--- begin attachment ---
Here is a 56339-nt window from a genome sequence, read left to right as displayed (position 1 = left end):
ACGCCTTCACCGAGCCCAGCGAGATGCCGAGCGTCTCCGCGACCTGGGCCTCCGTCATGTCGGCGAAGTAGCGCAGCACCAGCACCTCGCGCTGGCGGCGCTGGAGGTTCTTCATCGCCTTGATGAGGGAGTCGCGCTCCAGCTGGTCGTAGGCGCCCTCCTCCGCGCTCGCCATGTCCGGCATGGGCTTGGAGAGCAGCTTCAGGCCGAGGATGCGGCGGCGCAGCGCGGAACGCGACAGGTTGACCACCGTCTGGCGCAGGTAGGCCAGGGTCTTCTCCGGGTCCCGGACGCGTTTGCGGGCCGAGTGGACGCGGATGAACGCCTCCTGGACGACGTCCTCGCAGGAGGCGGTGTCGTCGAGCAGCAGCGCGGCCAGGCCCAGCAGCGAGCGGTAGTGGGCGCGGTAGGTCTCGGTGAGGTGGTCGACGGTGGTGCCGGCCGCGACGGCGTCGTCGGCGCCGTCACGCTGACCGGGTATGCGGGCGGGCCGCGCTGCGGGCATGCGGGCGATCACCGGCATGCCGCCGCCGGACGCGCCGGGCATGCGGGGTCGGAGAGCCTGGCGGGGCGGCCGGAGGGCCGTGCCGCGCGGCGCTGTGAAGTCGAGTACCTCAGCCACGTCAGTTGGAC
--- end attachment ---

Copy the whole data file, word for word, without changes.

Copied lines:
Here is a 56339-nt window from a genome sequence, read left to right as displayed (position 1 = left end):
ACGCCTTCACCGAGCCCAGCGAGATGCCGAGCGTCTCCGCGACCTGGGCCTCCGTCATGTCGGCGAAGTAGCGCAGCACCAGCACCTCGCGCTGGCGGCGCTGGAGGTTCTTCATCGCCTTGATGAGGGAGTCGCGCTCCAGCTGGTCGTAGGCGCCCTCCTCCGCGCTCGCCATGTCCGGCATGGGCTTGGAGAGCAGCTTCAGGCCGAGGATGCGGCGGCGCAGCGCGGAACGCGACAGGTTGACCACCGTCTGGCGCAGGTAGGCCAGGGTCTTCTCCGGGTCCCGGACGCGTTTGCGGGCCGAGTGGACGCGGATGAACGCCTCCTGGACGACGTCCTCGCAGGAGGCGGTGTCGTCGAGCAGCAGCGCGGCCAGGCCCAGCAGCGAGCGGTAGTGGGCGCGGTAGGTCTCGGTGAGGTGGTCGACGGTGGTGCCGGCCGCGACGGCGTCGTCGGCGCCGTCACGCTGACCGGGTATGCGGGCGGGCCGCGCTGCGGGCATGCGGGCGATCACCGGCATGCCGCCGCCGGACGCGCCGGGCATGCGGGGTCGGAGAGCCTGGCGGGGCGGCCGGAGGGCCGTGCCGCGCGGCGCTGTGAAGTCGAGTACCTCAGCCACGTCAGTTGGAC